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  HOME | Bolivia

Bolivia Businessmen Lend Support To Morales After Meeting
LA PAZ, Bolivia -- President-elect Evo Morales appeared to gain some support from his biggest political adversaries in a conciliatory Tuesday evening meeting with the businessmen and civic leaders of Santa Cruz, a relatively wealthy city that has sought more autonomy in the very poor country.

Morales, an Aymara Indian protest leader, has been viewed with suspicion by the Bolivian elite, but they applauded after he promised a referendum on their demands for greater autonomy and said his government would create a stable legal and economic environment that will attract investment and create jobs.

Morales also promised an early development of El Mutun, a rich iron mining project near the border with Brazil that would create some 2,000 jobs in the Santa Cruz area. A public bidding for the project had been postponed in a joint decision by the outgoing government and Morales to give the future authorities time to learn the details. The postponement had angered regional leaders.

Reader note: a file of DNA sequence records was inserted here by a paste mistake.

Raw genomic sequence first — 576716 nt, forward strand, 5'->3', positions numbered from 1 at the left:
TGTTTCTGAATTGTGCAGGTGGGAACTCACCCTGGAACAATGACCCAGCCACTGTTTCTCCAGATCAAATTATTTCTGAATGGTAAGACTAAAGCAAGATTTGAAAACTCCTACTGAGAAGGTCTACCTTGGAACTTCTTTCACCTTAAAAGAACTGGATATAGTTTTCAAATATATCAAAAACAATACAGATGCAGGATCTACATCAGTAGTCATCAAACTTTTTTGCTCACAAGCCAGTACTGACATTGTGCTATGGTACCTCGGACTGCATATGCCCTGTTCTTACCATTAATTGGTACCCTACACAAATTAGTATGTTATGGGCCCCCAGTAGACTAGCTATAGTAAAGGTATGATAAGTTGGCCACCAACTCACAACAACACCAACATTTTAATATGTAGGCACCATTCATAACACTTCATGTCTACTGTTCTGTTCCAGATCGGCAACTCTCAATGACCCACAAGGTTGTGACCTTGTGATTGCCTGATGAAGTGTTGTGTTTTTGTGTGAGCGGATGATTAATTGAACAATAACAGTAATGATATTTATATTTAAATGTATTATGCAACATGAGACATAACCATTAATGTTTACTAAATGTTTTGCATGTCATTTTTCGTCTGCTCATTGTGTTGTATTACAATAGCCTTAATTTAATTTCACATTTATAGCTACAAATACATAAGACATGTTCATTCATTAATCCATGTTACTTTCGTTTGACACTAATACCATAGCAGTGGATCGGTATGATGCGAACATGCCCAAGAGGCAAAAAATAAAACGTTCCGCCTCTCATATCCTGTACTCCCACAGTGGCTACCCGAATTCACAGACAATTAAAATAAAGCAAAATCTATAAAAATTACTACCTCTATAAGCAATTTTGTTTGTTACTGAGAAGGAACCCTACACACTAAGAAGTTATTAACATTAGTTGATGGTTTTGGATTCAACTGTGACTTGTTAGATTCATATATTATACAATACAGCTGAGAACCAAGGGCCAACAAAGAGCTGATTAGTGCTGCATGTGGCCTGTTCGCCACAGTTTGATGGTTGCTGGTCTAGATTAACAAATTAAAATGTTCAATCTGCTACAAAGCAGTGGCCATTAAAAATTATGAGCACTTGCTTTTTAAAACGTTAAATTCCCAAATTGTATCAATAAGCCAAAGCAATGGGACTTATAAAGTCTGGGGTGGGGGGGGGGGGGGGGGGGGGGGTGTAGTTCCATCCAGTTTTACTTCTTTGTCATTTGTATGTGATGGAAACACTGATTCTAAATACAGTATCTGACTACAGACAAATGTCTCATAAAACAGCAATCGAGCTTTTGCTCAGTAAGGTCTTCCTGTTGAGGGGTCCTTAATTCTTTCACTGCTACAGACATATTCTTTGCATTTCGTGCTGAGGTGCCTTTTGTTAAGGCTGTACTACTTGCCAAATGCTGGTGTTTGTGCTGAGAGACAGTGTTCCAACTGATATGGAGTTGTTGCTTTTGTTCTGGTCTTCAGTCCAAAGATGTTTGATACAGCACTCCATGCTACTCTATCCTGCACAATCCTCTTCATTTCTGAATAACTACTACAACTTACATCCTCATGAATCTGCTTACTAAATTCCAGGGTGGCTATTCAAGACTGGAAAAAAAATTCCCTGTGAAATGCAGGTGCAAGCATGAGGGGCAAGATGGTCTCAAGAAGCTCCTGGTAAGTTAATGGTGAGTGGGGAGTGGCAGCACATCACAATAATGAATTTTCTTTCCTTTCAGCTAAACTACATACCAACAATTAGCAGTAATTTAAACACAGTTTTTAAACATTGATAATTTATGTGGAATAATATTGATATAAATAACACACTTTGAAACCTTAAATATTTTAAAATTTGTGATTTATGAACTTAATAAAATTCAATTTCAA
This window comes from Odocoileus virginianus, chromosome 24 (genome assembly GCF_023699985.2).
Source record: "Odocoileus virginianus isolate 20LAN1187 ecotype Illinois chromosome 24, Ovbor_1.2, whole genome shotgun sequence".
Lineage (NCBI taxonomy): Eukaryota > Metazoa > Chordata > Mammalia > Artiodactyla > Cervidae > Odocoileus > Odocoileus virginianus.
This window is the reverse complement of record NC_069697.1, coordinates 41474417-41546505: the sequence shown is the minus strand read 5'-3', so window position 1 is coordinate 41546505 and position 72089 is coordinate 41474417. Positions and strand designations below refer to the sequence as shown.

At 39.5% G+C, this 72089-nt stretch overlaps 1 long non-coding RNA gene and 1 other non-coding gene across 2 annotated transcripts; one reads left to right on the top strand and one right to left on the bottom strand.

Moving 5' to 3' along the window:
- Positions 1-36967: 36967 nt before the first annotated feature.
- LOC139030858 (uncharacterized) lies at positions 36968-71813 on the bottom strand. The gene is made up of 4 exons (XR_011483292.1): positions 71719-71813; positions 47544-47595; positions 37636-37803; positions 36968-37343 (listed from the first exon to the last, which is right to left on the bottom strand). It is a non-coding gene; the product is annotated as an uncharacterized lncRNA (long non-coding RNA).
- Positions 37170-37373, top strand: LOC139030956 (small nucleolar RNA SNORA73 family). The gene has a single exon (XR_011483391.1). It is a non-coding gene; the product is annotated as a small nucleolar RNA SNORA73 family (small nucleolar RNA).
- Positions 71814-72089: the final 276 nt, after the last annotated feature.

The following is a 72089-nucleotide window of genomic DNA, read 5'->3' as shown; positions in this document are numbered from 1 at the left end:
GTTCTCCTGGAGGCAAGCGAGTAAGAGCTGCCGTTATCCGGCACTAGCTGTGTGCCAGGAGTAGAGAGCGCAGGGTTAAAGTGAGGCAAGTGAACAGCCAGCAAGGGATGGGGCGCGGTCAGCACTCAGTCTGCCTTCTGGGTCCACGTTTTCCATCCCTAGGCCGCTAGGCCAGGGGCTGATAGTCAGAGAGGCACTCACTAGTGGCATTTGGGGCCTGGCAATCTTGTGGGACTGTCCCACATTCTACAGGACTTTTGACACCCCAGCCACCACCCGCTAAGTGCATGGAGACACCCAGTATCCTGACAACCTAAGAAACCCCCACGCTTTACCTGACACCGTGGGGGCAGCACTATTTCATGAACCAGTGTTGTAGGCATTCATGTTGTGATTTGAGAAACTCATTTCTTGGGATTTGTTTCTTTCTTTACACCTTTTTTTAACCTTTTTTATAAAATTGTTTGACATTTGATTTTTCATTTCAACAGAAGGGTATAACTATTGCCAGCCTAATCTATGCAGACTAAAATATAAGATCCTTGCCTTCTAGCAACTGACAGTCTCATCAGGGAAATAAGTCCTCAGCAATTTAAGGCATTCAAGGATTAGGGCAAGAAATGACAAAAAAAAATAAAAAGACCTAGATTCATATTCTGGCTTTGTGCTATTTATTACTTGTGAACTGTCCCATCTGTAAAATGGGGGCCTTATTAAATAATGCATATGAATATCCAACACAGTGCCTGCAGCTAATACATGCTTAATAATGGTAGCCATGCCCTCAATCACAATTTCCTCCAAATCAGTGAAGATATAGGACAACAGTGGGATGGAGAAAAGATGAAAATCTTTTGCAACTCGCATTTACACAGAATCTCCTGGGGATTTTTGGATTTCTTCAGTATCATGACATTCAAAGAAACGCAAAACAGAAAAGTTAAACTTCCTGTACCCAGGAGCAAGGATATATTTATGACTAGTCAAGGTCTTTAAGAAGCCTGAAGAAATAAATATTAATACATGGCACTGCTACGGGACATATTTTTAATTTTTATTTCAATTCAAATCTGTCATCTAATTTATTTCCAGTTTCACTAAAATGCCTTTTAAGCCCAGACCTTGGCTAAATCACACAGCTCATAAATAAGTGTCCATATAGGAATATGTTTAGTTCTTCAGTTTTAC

"He promised more than what we asked for," said Gabriel Dabdoub, the president of the region's powerful Council of Industry and Commerce. "Let's now hope he will fulfill his promises."

With his Vice President-elect Alvaro Garcia by his side, Morales took a conciliatory tone during the Tuesday night meeting.

"I do not want to harm anybody, I do not want to expropriate or confiscate any assets," the former coca growers leader said. "I want to learn from the businessmen."

"I do not have a professional education, but it is important that we cooperate. You have the professional capacity, I have the social consciousness," added Morales, who did not complete his high school education.

While the audience clearly included a number of invited Morales supporters who appeared to account for the most enthusiastic applause, many civic leaders and businessmen clearly joined in it.

"I think Mr. Morales' stance is coherent and I am satisfied," said Juan Abuawad, president of the Forestal Chamber.

He added that Morales' promise to speed up the iron mining project was "a clear message to the people of Santa Cruz."

On Wednesday, Morales was traveling to the coca growing region of El Chapare, from where he emerged to the political prominence that led him to win a surprise majority in the Dec. 18 election. Although his victory has yet to be formally confirmed by the National Election Board, he's already widely recognized as the president-elect and is busy preparing his Jan. 22 inauguration.

On Friday he will travel to Cuba to meet with President Fidel Castro, opening a world tour that will also take him to Spain, France, Belgium, Holland, China, South Africa and Brazil. AP


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